the new imagination of mental health

The World Health Organization says mental health disorders are responsible for more disability in developed nations than ANY other health problem. The paradigm of mental wellness is slowly shifting to be more inclusive of various cultures, age groups, and even indigenous wisdom to some degree.  

The traditional perspective of mental health is being challenged by movements and policies alike. Ideally, this shift would happen at a much quicker rate, and would follow the trend of dissolving mental health stigma around the world.  

To tackle mental health on a deeper level, we first start with individual responsibility. A tiny shift in our daily mental activities is all that’s needed to think beyond instant gratification and to release the bond from the habit of quick-fix comforts. 

Second, we begin to question the sole reliance of raising an entire generation on the nuclear family. Though the 2 parent/1.5 child model is not inherently problematic, it shouldn’t be sanctified as the only healthy norm for upbringing. What benefits could we glean from integrating a more communal, village mindset to support the nuclear family structure? In other words, is there a way to integrate multiple generations and types of people living in close proximity all helping each other based on their personal skillsets? 


No doubt this shift would initially require a lot of trust and re-shaping of our lifestyles, but eventually it would take the pressure off of single or even two parent homes. It would also help us re-invent ways to escape aspects of modern lifestyle that are no longer working or sustainable. And ultimately, it would help orient our minds to go back to our ancestral roots that have always intuitively blended with the natural world.  

Third, we need a revolution in our education system. Currently, the majority of public schools in the U.S. are intimately impacted by economic disparity. What might be even more problematic is that the vast majority of our top universities, private academic institutions, and public K-12 systems are mostly regurgitating the same information, dismissing diversity of thought, and eschewing critical thinking altogether.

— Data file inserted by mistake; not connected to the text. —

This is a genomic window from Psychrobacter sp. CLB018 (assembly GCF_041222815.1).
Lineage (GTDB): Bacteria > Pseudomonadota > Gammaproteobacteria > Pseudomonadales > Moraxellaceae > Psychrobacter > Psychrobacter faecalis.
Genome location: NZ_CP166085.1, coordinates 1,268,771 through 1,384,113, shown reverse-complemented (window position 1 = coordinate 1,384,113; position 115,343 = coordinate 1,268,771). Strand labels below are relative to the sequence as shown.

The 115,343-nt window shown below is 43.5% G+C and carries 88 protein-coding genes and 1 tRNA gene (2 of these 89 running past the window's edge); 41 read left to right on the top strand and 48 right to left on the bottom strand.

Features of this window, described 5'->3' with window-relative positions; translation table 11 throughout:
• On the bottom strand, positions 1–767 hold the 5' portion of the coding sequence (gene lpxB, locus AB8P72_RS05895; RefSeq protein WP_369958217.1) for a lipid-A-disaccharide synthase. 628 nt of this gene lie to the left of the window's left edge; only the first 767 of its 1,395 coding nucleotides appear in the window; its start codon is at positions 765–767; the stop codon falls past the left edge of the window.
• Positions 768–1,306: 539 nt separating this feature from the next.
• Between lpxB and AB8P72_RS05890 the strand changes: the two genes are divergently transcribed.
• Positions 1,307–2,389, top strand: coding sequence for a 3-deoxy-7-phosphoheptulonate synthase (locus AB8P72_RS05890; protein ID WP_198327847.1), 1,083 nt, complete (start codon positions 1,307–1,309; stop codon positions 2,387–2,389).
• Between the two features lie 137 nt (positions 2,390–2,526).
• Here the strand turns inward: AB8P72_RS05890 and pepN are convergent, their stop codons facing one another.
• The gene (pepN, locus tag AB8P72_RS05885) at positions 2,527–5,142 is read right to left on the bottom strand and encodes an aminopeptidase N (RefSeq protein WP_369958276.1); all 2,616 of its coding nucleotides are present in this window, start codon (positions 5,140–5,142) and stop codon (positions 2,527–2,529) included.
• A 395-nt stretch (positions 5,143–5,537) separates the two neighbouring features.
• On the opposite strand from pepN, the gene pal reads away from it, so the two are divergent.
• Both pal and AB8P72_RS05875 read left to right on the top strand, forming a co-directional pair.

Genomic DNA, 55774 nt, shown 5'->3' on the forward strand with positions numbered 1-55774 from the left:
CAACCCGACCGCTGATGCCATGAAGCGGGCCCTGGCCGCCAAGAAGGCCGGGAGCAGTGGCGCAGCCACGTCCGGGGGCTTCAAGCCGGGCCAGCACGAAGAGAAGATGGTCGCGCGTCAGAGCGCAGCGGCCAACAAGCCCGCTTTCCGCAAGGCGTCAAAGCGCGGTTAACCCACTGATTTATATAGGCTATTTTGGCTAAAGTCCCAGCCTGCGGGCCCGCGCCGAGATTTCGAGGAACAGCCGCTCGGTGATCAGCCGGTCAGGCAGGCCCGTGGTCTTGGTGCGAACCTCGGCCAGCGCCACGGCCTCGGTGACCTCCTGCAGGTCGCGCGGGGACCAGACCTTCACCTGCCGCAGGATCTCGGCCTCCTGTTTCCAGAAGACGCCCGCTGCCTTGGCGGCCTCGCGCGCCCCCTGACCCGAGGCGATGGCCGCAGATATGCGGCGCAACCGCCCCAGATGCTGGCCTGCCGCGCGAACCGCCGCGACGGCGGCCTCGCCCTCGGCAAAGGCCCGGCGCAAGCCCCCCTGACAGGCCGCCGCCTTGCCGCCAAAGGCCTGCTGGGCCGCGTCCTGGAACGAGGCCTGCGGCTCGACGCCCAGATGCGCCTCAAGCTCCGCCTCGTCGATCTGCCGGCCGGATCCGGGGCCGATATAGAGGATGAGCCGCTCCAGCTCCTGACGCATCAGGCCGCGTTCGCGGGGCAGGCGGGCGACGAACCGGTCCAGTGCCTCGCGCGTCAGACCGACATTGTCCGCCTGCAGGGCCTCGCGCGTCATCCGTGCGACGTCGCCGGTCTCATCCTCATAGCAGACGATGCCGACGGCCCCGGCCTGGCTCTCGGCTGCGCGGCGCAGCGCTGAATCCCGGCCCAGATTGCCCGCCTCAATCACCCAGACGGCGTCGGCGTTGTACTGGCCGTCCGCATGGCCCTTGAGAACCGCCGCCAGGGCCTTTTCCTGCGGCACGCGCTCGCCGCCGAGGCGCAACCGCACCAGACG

This level of academic incest stuns our natural proclivity for creativity and an honest investigation of our world. And all for what? Prestige? The illusion of safety? Or is it for the maintenance of neat little rows of normative, factory-built thinking? Waldorf and Montessori schools seem to be doing something right, but unfortunately those options are, for the most part, reserved for privileged communities. 

Fortunately, mental health is becoming a more widespread topic of discussion. There is more digital content about the importance of mental wellness than ever before, and this is impacting everyday conversations in a way that was previously unimaginable.  


Mental health is quickly becoming the focus of marketing and branding campaigns, for better or worse. But how politicized has it become? Especially as a talking point for the proverbial tug-o-war between the partisan divide? Again, for better or worse – but at the very least people are starting to discuss what was previously relegated to “experts” and “professionals”. People are slowly taking accountability for seeking knowledge and creating wholeness within themselves, and for each other. 

And that is precisely what it’s all about. Responsibility. Personal ethics. Simply talking to our friends and family about the stuff that matters. The small circle of impact from each participating person will then ripple into the local community, and then expand larger and further into the bigger circles: cities, nations, and the global arena. 

This is what we call “doing the work”. It is a matter of life in the most fundamental sense. How sweet does it feel when we are doing the work we know we are meant to do? Maybe we’ll even learn to enjoy the process… 

2 thoughts on “the new imagination of mental health”

  1. Thank you Jaspr for this birds’ eye view of our attitudes about families, communities and how we situate our vulnerabilities. It’s a matter of survival to share our burdens in this accelerating rate of societal change. There is a worrisome trend to normalize severe (psychotic) mental illness in an effort to minimize stigma. Severely ill people often lack insight and are at peril if we don’t protect and treat them. May our compassion and courage extend to the most vulnerable of us. C

    Reply
    • Carol,

      I appreciate your ability to hold both nuance and a big-picture lens to the issues underpinning all of us: family, community, health, and erasing bias/stigma wherever necessary. As you’ve said, in an effort to correct the previous imbalance in power and social constructs, the pendulum swing in the opposite direction is seen in so many areas currently, from mental health labels, identity pronouns, political affiliation, justice and power, and the list goes on…

      I second your call towards compassion and courage, to support, guide, and include all of our community in the most conscious, sacred, and humane way.

      Reply

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